Long after her sons, Phil '98 and Mike '00, graduated from Gill St. Bernard's School, Cherry Robinson continued building costumes for The GSB Players. Her first memory of sewing for Gill was when Mike was in the Lower School, and he overheard teachers talking about needing someone to work on the Memory Quilt. He said, "My mom sews," and that was the beginning of a two-decade-long "career" with Gill.
In 1994, Cherry was found in the former theater quietly constructing Paul Canada's costume designs for the spring 1995 musical, Once Upon a Mattress. According to Cherry, "This is how it worked: Paul would show me a sketch and say, 'I want this.' I would say, 'Okay, I can do that,' and then go home and hit the reference books to find out how. I am grateful for his inspiration and encouragement, not to mention starting me on a whole new interest, back when I was on a non-working visa and had time on my hands."
One could find Cherry ever-after devotedly sewing for each show – that is until 2004, when her family relocated to Williamsburg, Virginia. However, the move didn't keep her from helping. Designs and accompanying fabric would travel by mail to her home and magically return to campus as full-length ball gowns, military uniforms, capes, or a hooped skirt or two.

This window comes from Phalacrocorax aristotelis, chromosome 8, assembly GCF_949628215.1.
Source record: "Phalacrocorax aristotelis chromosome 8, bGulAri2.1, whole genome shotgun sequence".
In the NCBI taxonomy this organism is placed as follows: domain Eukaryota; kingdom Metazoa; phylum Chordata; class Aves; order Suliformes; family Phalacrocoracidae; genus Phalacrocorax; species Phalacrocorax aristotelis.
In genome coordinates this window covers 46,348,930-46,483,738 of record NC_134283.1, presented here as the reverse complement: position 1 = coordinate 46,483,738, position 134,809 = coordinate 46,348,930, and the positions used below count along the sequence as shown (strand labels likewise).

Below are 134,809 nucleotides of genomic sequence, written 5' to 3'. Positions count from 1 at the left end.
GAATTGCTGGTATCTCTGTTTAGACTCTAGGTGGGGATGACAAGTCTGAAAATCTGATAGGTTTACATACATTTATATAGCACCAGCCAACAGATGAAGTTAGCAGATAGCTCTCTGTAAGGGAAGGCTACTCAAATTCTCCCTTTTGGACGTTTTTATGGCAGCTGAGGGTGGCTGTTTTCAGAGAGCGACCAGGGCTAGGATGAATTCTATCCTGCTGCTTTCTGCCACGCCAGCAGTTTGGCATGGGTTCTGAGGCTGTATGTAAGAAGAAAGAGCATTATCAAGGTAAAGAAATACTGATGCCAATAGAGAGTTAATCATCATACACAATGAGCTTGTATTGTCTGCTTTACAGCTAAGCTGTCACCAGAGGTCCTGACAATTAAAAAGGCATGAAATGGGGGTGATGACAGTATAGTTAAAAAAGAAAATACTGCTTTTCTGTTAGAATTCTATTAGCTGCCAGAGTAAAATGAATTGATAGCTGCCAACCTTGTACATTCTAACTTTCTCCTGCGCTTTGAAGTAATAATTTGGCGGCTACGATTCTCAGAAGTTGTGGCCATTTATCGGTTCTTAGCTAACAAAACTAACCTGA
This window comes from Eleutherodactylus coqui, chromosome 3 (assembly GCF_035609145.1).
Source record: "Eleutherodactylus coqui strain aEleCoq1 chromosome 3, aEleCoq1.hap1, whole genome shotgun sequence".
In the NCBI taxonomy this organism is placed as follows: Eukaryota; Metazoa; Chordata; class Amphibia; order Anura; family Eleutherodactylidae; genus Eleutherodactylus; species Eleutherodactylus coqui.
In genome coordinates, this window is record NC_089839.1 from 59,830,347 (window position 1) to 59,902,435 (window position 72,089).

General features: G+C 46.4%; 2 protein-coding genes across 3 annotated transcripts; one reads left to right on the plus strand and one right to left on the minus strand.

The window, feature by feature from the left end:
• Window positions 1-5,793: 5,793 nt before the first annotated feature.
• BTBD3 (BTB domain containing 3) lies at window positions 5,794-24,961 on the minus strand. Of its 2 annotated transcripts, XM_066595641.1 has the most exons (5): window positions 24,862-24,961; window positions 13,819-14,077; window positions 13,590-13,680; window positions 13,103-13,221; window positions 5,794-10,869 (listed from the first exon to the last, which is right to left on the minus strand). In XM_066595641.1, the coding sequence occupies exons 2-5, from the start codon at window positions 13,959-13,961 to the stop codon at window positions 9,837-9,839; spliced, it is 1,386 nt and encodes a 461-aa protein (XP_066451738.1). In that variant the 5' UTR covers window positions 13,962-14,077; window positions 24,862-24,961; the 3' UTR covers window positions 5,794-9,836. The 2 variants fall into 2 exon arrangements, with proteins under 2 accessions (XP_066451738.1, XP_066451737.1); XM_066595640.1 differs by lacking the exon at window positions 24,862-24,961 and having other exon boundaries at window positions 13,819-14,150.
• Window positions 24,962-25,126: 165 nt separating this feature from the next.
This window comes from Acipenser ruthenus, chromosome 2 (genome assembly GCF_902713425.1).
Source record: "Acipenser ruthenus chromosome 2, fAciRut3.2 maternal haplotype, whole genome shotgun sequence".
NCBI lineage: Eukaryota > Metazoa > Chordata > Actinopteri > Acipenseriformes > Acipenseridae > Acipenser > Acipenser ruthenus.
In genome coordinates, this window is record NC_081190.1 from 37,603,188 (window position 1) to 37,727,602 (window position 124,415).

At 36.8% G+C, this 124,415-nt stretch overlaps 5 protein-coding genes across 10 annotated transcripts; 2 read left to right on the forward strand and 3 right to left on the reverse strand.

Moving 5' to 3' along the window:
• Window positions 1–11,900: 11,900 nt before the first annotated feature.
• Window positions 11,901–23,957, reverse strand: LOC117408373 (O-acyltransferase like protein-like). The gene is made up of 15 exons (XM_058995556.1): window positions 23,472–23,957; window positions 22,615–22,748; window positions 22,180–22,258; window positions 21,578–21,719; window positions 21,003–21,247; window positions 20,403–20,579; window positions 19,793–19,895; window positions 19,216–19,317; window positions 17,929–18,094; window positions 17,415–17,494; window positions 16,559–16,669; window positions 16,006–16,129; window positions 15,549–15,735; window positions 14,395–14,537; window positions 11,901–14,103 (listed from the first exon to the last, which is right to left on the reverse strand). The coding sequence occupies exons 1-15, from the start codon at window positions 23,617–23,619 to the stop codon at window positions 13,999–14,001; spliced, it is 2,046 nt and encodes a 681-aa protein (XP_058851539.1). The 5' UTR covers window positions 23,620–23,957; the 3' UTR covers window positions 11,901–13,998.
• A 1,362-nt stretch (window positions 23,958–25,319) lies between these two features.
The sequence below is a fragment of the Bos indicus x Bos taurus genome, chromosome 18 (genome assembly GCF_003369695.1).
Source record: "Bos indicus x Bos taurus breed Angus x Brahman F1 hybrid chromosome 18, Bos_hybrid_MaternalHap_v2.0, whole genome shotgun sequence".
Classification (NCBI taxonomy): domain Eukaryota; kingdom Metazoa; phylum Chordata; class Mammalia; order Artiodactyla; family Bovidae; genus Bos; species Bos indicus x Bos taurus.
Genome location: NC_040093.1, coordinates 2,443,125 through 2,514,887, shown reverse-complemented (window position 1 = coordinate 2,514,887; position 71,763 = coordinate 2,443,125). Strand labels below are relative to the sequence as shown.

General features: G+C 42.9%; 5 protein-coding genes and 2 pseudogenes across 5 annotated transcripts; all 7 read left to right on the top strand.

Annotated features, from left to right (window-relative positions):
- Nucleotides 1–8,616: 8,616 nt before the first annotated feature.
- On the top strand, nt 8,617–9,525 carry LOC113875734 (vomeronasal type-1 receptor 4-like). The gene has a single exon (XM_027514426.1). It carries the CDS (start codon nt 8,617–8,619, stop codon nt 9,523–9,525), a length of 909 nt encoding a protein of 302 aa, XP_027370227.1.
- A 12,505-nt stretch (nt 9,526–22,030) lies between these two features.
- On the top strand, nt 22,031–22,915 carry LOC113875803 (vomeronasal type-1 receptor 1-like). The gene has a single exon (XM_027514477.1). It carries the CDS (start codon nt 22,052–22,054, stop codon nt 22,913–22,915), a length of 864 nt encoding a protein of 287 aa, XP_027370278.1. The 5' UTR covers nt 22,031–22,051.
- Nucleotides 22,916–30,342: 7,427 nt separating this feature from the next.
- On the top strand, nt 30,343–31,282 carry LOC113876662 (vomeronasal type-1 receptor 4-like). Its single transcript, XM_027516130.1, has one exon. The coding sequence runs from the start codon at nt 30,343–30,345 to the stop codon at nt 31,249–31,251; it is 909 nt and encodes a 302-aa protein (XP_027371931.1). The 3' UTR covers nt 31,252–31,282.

According to Paul, "I've worked with many professional seamstresses in my career, and Cherry's talents are nothing short of exceptional." Asked where she learned to sew, in her gentle British accent, she replied, "At my mum's knee." She would take the remaining scraps of fabric from the clothes her mother made and create doll clothing. As her skills developed she began making her own clothes and tailoring for others.
Cherry, her husband Eddie, and their boys remain committed to the work of the Theatre Department, including the bequeathing of a generous gift in 2018 to support the new GSB Performing Arts and Community Center by naming the Cherry Robinson Costume Shop. With the PACC's inaugural opening last year, Cherry returned to campus to sew costumes for Meet Me in St. Louis, and she traveled here again last week to construct designs for the upcoming March production of Pippin.
When asked why she devotes her time, talent, and resources to the performing arts at Gill, she said, "We always direct our philanthropic gifts to follow our interests." Along with her gift of sewing all these years, the Cherry Robinson Costume Shop now stands as part of her legacy in forever bringing costume designs to life at Gill.